This is harder to do when there is an overlap in talent. For example, if they play the same sport. (Can you imagine being Seth Curry? Always living under the shadow of his broth Stephen and his dad Dell. God bless him). Still, they need to find their own way of playing the game, regardless of what his brother is doing. They may want to play a different position, just to find their way. (I’m thinking of Cooper and Peyton Manning, here. But Eli played quarterback that worked out alright for him.) Let them know your sons know that there is enough playing time to go around if they are good enough to earn it.
If you pick up any hint of jealousy, nip it in the bud asap. Pull your son aside, tell him you love him, and that part of being in a family is that we support one another. Sometimes it will be his turn to be in the forefront and sometimes it will be his brothers’ turn. Ask him how he feels when his brothers are not at his events? Or when they are being mean about it? Help him identify with that negative feeling to see that his jealousy would hurt his brothers the same way.
Don’t always be too quick to intervene, you have to let them figure it out, too. If you’ve been clear with them about what your expectations are, then give them a chance to demonstrate it. But if you notice that things are getting out of hand with their competitiveness, talk to them and remind them what your expectations are as parents. Be clear with your rules and the consequences for breaking them.
Assess if they are just getting bored and need a new challenge or project. Boys always need something to do and will turn to fighting as low-hanging fruit. If you are seeing a lot of negativity, it’s a great opportunity to ask if they feel challenged enough by what they are doing in school.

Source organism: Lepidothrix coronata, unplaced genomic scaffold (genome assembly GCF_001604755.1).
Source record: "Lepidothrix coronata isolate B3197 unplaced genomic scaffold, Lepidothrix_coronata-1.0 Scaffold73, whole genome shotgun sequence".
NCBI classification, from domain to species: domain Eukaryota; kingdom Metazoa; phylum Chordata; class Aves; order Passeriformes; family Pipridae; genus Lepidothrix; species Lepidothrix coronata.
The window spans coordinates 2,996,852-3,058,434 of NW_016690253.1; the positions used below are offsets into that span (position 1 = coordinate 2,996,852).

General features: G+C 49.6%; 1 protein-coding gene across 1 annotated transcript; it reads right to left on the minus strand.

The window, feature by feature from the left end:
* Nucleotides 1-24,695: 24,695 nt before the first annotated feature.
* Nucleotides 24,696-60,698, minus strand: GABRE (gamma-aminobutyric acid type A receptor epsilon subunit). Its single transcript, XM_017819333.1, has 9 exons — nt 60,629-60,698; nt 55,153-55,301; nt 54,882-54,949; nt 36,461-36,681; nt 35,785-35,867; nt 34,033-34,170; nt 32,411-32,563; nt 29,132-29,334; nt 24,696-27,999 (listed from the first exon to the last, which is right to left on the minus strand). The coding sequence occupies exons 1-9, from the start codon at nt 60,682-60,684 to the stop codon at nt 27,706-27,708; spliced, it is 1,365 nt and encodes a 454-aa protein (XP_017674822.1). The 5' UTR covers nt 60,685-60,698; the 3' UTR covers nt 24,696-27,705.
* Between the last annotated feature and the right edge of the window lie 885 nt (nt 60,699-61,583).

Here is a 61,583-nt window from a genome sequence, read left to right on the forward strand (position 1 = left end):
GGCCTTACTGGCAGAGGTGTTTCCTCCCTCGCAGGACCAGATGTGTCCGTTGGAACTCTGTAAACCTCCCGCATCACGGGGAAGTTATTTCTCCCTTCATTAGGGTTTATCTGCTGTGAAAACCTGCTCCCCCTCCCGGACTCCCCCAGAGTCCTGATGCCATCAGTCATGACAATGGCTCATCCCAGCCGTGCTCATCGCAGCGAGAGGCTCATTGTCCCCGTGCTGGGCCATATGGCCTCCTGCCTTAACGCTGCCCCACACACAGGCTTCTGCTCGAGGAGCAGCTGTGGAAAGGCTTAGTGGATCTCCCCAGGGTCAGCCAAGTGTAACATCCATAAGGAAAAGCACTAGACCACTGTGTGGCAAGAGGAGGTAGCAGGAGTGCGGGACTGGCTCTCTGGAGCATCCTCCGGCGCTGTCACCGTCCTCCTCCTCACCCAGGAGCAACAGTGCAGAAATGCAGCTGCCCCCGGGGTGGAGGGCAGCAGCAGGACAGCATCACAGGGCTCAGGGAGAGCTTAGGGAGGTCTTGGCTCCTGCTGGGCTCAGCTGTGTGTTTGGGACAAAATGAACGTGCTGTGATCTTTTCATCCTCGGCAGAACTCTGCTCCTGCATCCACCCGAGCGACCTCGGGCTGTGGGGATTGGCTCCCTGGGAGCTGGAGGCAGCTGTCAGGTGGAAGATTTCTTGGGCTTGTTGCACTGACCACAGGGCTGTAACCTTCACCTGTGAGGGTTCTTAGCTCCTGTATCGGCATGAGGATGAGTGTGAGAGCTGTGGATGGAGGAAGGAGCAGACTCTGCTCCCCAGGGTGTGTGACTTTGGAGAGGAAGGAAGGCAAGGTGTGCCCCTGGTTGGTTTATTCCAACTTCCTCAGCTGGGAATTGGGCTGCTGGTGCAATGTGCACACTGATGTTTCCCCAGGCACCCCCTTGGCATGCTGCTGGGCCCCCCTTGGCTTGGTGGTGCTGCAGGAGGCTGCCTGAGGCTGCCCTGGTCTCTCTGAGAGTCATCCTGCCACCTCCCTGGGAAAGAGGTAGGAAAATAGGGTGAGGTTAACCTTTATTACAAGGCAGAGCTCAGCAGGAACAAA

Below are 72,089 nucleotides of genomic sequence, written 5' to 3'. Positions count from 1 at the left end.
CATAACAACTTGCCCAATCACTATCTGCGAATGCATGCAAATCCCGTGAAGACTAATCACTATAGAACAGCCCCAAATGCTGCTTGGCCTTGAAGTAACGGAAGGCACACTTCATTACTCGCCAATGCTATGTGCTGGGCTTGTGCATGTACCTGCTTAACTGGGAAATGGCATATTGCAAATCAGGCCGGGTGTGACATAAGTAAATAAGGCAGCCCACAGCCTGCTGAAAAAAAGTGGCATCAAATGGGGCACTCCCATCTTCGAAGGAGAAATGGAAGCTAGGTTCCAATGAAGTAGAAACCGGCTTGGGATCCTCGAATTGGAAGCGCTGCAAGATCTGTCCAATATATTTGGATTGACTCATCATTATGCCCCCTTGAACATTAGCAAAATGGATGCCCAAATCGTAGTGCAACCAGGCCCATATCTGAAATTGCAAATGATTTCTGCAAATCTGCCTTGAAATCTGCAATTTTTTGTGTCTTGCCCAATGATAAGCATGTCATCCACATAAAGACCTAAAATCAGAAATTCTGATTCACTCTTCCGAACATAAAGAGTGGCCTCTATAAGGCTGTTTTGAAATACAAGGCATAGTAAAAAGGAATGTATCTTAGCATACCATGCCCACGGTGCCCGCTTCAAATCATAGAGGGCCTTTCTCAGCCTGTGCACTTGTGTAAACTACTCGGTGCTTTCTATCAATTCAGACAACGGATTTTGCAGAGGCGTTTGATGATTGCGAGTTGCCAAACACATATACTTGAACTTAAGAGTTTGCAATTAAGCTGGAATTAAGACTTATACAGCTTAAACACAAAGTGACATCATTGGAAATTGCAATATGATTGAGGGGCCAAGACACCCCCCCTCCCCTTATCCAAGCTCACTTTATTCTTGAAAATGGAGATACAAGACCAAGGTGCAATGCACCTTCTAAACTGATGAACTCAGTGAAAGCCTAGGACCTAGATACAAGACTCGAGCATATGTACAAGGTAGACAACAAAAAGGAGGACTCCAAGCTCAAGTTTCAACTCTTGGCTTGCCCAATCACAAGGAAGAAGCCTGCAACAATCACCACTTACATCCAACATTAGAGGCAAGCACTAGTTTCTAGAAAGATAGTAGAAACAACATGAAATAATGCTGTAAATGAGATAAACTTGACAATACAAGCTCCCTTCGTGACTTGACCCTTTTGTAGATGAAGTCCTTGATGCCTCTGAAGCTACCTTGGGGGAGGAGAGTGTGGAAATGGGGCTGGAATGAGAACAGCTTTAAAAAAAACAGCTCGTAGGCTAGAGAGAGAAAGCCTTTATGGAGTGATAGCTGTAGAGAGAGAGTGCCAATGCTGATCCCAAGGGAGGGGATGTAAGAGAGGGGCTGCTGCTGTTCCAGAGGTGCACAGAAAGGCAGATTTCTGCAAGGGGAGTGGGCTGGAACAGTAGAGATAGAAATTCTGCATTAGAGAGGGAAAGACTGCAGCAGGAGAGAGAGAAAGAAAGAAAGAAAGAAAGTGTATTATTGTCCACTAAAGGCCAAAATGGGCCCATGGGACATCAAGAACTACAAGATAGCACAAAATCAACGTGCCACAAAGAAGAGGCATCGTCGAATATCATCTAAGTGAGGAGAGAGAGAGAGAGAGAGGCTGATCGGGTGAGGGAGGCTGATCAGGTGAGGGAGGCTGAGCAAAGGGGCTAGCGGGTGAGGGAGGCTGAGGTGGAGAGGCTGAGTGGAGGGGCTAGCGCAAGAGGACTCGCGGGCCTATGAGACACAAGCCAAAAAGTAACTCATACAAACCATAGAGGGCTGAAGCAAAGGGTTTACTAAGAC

Tenacity and grit are lost virtues. Our boys need them to be the men God is calling them to be. You know your kids better than anyone else, you know when the lines are getting crossed, and what needs to be done to help them develop their confidence. Love them as their father and they’ll carry that love within them regardless if they win or lose.
A book that I would encourage you to read on this topic is Raising Boys by Design, by Dr. Gregory Jantz and Michael Gurian. The later is a foremost expert on male studies who has written much about the growing disparity between boys and girls in our country. He is not a Christian but partnered with Dr. Jantz to articulate his research in a way that is compatible with Christianity. It’s good for parents of boys to help manage our expectations and to know what is normal in their behaviors. Boys are typically louder, more fidgety, more aggressive, and more physical than girls. It’s okay! It’s who they are. (Go figure, having a brain soaking a testosterone ladened brine actually means something!) Dr. Louann Brizendine’s The Male Brain is also a great read to better understand how a boy’s brain develops over the course of his life.
God bless and be good!
To get your question answered on a future blog post or episode of Always Hope, please click here.